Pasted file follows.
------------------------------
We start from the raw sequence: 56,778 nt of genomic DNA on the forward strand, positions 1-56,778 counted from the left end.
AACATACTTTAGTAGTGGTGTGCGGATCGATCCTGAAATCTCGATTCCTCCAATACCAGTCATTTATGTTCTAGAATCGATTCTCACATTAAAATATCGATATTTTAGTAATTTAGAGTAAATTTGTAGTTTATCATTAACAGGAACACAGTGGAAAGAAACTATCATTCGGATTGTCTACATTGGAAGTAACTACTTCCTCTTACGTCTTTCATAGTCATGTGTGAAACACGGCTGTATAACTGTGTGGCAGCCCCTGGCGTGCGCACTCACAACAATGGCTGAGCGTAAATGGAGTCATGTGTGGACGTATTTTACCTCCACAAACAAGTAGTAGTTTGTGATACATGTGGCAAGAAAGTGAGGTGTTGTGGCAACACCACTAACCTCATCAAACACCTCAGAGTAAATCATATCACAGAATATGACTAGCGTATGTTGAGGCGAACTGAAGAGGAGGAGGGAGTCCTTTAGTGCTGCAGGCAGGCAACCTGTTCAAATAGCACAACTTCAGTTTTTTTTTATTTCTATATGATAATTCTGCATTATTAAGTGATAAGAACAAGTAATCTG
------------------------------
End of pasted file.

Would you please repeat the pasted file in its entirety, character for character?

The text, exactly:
We start from the raw sequence: 56,778 nt of genomic DNA on the forward strand, positions 1-56,778 counted from the left end.
AACATACTTTAGTAGTGGTGTGCGGATCGATCCTGAAATCTCGATTCCTCCAATACCAGTCATTTATGTTCTAGAATCGATTCTCACATTAAAATATCGATATTTTAGTAATTTAGAGTAAATTTGTAGTTTATCATTAACAGGAACACAGTGGAAAGAAACTATCATTCGGATTGTCTACATTGGAAGTAACTACTTCCTCTTACGTCTTTCATAGTCATGTGTGAAACACGGCTGTATAACTGTGTGGCAGCCCCTGGCGTGCGCACTCACAACAATGGCTGAGCGTAAATGGAGTCATGTGTGGACGTATTTTACCTCCACAAACAAGTAGTAGTTTGTGATACATGTGGCAAGAAAGTGAGGTGTTGTGGCAACACCACTAACCTCATCAAACACCTCAGAGTAAATCATATCACAGAATATGACTAGCGTATGTTGAGGCGAACTGAAGAGGAGGAGGGAGTCCTTTAGTGCTGCAGGCAGGCAACCTGTTCAAATAGCACAACTTCAGTTTTTTTTTATTTCTATATGATAATTCTGCATTATTAAGTGATAAGAACAAGTAATCTG